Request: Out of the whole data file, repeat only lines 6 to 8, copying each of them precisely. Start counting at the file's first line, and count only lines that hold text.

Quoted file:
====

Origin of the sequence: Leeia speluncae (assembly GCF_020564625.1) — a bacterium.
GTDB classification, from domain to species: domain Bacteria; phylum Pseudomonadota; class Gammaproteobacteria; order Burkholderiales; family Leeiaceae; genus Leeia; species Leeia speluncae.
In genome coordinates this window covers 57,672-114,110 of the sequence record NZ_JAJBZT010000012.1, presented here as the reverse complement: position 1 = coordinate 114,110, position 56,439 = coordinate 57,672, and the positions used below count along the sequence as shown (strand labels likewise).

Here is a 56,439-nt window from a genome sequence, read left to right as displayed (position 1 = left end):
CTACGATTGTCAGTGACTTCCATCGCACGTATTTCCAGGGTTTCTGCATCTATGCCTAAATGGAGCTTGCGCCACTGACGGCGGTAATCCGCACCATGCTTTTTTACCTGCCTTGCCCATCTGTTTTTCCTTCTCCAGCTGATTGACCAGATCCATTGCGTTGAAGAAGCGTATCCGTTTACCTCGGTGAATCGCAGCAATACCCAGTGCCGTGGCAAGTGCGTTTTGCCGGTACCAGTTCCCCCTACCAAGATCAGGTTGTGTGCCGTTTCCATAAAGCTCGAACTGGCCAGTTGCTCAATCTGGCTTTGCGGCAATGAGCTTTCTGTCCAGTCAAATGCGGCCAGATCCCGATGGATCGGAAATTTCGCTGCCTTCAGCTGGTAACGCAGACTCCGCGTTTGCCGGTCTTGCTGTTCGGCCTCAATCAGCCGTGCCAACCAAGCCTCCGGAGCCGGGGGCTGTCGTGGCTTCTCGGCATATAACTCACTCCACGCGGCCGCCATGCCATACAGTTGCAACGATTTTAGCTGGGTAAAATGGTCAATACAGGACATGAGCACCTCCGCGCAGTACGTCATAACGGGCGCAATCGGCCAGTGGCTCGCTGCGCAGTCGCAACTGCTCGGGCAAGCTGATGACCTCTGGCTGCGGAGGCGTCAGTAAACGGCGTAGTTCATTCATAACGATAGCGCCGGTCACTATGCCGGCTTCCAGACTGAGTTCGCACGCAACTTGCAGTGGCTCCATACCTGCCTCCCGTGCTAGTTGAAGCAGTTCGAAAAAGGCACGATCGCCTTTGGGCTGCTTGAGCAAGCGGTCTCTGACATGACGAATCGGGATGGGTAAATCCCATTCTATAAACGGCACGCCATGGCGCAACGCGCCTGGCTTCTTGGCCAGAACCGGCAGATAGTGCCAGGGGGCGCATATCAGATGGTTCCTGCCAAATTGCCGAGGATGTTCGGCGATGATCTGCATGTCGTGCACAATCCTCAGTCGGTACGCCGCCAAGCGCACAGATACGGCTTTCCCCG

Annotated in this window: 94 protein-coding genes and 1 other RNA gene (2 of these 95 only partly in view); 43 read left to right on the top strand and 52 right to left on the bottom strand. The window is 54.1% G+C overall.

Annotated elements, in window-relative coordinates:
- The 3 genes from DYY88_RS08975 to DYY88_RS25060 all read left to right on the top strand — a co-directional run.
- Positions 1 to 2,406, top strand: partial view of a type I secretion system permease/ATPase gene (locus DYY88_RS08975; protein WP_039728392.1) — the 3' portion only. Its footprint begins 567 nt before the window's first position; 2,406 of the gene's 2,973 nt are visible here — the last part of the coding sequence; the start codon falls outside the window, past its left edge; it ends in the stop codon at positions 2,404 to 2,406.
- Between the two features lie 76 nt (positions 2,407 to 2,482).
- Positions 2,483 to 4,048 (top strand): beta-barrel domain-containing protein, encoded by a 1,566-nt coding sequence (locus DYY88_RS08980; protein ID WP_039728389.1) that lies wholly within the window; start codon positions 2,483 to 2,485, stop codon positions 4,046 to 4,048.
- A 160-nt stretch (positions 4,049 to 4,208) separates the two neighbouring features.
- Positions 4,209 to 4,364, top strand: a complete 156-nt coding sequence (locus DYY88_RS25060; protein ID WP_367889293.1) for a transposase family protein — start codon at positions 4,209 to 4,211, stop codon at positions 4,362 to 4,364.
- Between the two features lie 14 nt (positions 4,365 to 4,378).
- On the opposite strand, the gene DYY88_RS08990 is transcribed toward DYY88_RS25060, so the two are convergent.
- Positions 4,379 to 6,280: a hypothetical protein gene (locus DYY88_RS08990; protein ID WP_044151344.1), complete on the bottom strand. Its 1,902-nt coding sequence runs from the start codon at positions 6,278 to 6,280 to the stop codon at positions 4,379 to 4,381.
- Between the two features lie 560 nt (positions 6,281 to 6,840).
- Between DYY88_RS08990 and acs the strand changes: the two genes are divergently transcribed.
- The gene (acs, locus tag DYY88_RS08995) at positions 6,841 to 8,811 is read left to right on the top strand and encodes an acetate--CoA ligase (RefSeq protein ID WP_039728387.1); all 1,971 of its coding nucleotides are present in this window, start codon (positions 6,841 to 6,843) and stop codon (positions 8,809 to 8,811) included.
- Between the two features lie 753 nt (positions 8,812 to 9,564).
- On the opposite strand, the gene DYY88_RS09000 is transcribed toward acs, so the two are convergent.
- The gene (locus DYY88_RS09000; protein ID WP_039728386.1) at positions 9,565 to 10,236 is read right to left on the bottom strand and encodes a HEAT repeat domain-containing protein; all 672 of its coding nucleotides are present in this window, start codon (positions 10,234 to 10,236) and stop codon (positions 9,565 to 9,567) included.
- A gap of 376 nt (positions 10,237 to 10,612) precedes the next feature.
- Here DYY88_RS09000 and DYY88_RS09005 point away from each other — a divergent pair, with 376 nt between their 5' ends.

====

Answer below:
Annotated in this window: 94 protein-coding genes and 1 other RNA gene (2 of these 95 only partly in view); 43 read left to right on the top strand and 52 right to left on the bottom strand. The window is 54.1% G+C overall.

Annotated elements, in window-relative coordinates:
- The 3 genes from DYY88_RS08975 to DYY88_RS25060 all read left to right on the top strand — a co-directional run.